A breakthrough for understanding glioblastoma—origin cells for deadly brain tumors identified

A breakthrough for understanding glioblastoma—origin cells for deadly brain tumors identified
Figure 2. Glioma progression in genome edited mice carrying GBM mutations in the SVZ

A new study by KAIST researchers identified where the mutation causing glioblastoma starts. According to the study, neural stem cells away from the tumor mass are the cells of origin that contain mutation drivers for glioblastoma, one of the most aggressive brain tumor. This breakthrough research, reported in Nature on August 1, gives insights for understanding why glioblastomas almost always grow back, even after surgery, and suggests novel ways to treat glioblastoma, which was previously thought to be incurable.

Like most cancers, glioblastoma is treated with surgery to remove as much of the tumor as possible, then radiation and chemotherapy. However, it almost always returns in less than a year and its median survival time is only 15 months. Precision therapeutic approaches targeting tumors themselves didn't lead to any breakthroughs.

Professor Jeong Ho Lee's team at the Graduate School of Medical Science and Engineeringdescribed direct genetic evidence through the deep sequencing of all triple-matched samples: normal SVZ tissue away from the tumor mass, tumor tissue, and normal cortical tissue. The research team studied 28 patients with glioblastomas and other types of tumors who underwent supra-total resection or other surgical resections of tumors, providing access to normal subventricular zone (SVZ) tissue (where neural stem cells are located) away from the tumor mass. The researchers used various deep and single cell sequencing technologies to conduct comparative DNA analysis on the samples from the patient's SVZ tissue and tumors.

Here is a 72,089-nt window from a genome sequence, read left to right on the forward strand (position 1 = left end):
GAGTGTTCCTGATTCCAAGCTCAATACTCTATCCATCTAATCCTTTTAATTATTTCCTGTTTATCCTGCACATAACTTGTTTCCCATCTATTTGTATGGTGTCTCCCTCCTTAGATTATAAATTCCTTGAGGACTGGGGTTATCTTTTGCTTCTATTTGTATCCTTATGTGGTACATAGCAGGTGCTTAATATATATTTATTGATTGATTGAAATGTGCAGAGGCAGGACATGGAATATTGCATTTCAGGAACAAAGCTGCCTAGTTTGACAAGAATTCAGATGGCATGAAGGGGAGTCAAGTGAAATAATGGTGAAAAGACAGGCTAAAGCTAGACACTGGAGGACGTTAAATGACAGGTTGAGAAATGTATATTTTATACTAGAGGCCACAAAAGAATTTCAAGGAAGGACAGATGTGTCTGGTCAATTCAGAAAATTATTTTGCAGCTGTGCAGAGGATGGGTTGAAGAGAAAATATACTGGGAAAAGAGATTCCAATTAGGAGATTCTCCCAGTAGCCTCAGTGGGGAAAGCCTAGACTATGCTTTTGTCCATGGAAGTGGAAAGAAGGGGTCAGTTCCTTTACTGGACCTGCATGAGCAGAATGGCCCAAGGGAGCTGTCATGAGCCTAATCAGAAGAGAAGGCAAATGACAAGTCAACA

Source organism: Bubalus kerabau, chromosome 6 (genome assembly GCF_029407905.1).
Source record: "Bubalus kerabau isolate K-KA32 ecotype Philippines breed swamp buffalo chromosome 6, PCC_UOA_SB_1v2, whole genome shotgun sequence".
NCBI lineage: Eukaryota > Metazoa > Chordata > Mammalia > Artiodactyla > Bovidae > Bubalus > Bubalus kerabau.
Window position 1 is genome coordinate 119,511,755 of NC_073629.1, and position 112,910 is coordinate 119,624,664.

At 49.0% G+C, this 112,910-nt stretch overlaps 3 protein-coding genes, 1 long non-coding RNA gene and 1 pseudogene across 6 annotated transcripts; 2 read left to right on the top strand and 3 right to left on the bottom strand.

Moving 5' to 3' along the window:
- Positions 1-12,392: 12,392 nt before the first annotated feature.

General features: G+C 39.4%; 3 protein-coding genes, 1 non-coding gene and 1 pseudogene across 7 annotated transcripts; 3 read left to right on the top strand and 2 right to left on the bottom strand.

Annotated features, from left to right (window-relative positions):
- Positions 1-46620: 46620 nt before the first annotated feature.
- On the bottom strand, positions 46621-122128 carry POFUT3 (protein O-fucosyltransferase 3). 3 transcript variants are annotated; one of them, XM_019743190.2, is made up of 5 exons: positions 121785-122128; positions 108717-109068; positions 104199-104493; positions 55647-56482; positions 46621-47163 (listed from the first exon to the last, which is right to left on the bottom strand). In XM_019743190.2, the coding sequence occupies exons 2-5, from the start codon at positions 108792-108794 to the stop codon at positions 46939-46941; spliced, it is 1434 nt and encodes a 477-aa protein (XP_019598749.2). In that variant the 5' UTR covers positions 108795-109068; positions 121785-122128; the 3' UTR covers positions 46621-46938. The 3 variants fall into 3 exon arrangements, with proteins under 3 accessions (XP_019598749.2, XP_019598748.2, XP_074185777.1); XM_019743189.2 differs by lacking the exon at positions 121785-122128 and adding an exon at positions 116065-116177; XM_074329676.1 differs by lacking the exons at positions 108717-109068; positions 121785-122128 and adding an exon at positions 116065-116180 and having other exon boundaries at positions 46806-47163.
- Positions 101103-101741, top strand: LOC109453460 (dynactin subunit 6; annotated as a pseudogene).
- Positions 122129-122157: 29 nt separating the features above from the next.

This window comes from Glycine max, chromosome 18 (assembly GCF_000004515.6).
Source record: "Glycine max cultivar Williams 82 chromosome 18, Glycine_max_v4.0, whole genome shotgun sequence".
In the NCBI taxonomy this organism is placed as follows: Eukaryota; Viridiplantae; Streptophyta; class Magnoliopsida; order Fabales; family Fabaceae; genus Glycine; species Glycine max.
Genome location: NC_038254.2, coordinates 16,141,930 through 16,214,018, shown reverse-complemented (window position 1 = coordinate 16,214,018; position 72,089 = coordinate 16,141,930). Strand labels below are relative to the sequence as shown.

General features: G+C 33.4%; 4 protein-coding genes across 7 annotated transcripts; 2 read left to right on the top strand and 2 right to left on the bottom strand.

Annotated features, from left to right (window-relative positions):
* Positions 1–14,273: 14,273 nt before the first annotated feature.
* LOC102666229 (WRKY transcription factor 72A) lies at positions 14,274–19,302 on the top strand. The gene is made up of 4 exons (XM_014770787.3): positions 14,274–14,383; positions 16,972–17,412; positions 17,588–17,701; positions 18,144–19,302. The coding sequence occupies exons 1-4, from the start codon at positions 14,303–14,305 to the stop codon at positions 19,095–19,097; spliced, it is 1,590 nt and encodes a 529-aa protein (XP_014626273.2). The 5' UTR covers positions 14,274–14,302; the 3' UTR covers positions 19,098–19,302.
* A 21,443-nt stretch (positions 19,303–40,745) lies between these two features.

A breakthrough for understanding glioblastoma—origin cells for deadly brain tumors identified
Figure 1. Genetic analysis of tumor-free SVZ tissue and matching tumor tissue from GBM patients. Credit: The Korea Advanced Institute of Science and Technology (KAIST)

They reported that normal SVZ tissue away from the in 56.3% of patients with glioblastoma already contained low-level glioblastoma driver mutations that were observed at high levels in their matching tumors. Furthermore, the research team generated a genome edited mouse carrying glioblastoma mutations in the SVZ and showed that with mutations migrate from the SVZ lead to the development of glioblastomas in distant brain regions. (See the image below)

Professor Lee conducted this study in collaboration with Professor Seok-Gu Kang of the Brain Tumor Center at Severance Hospital of Yonsei University. He said, "It's easier to understand when we compare it to fireworks. Every flare flying around sky can be likened to cancer cells even though the fireworks are triggered on the ground. We found the trigger." The identification of this mutation pathway of glioblastomas will lead to a new paradigm for therapeutic strategies. He added, "Now, we can focus on interrupting the recurrence and evolution of glioblastomas."

Professor Lee has investigated arising in the brain for a decade. He is developing innovative diagnostics and therapeutics for untreatable brain disorders including intractable epilepsy and at a tech-startup, SoVarGen. "All technologies we used during the research were transferred to the company. This research gave us very good momentum to reach the next phase of our startup," he remarked.

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More information: Joo Ho Lee et al. Human glioblastoma arises from subventricular zone cells with low-level driver mutations, Nature (2018). DOI: 10.1038/s41586-018-0389-3
Journal information: Nature

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